How I left punctured pouches behind
I purchased a 32-year-old dental practice nearly four years ago, and I have spent countless hours updating its systems and practices. The instrument sterilization and storage system needed significant revision.
Pamela Maragliano-Muniz, DMD
I purchased a 32-year-old dental practice nearly four years ago, and I have spent countless hours updating its systems and practices. The instrument sterilization and storage system needed significant revision. If I had a nickel for every time I sent a pouch of instruments back to be sterilized because an instrument punctured the paper part of the sterilization pouch, my practice might be paid off already!
Storing sharp instruments in sterilization pouches can be particularly hazardous for several reasons, and puncturing the pouch can contaminate sterile instruments.
Dental personnel are at risk for injury if handling a sterilization pouch containing sharp instruments. This can be particularly serious if proper infection control protocols are not followed. And instruments and mirrors inside a sterilization bag can become damaged by knocking into one another.
I decided to transition the storage of my instruments and ultrasonic scaling inserts from pouches to cassettes. Cassettes seemed to be the right choice for my practice because cassettes offer the following benefits:
- Improved infection control practices: Cassettes containing instruments prevent the instruments from puncturing a sterilization pouch.
- Improved staff safety: Once any debris, residual cement, or restorative material is physically removed from an instrument, it is placed in the cassette. The entire cassette is placed in the ultrasonic cleaner and then prepared for sterilization without removing contaminated instruments. This reduces the exposure of my sterilization team to contaminated instruments and improves overall office safety.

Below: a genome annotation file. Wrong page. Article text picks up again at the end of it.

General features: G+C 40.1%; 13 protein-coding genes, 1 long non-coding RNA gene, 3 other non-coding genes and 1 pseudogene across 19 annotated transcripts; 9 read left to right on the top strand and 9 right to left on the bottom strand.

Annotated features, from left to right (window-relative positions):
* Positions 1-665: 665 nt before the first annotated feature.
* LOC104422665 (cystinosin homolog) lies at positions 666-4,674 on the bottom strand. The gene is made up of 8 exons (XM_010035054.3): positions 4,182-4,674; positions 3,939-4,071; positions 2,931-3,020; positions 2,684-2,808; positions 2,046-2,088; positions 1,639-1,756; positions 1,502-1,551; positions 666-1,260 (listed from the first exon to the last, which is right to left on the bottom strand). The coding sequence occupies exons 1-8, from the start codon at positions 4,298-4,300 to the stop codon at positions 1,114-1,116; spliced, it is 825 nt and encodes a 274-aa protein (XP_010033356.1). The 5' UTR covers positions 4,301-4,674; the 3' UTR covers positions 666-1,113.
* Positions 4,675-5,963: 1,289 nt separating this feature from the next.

- Patient confidence: The cassette is unwrapped and opened in front of the patient. This improves the confidence of our patients that we offer the highest quality of infection control practices.
- Instrument organization: During procedures, the cassettes will cradle each individual instrument; this prevents an instrument from rolling off a countertop or being lost among the other instruments. This provides a safer and more efficient environment in which to practice.
- Improved instrument longevity: Cassettes prohibit instruments from hitting one another, which prevents bending, breaking, dulling, or damaging costly dental instruments. Ultrasonic scaling inserts are particularly at risk for being damaged or bent. The metal cassette protects the insert from being damaged during stacking, storing, or removal from a paper or plastic and paper sterilization pouch.
I decided to invest in the Infinity Series Cassettes made by Hu-Friedy. I appreciate the company’s long track record for quality and durability. I am able to color-code the cassettes for each type of procedure or for my dental hygienist. The design facilitates proper infection control procedures, especially drying of the instruments prior to wrapping and sterilizing.
I also appreciate the variety of sizes that are available; one size cassette does not fit all and I like to customize my cassette for the different procedures. If you prefer sterilization pouches instead of wrapping cassettes, they are available in a variety of sizes; this allows you to continue the workflow that you are used to, but with the added safety and convenience of cassettes. I am certainly glad that this has been checked off my very long list of updates. Now onto something else!
Pamela Maragliano-Muniz, DMD, was a dental hygienist before earning her DMD from Tufts University School of Dental Medicine. She holds a certificate in advanced prosthodontics from the UCLA School of Dentistry and maintains a private practice in Salem, Massachusetts. In 2010, her practice was named the Adult Preventive Care Practice of the Year by the American Dental Association.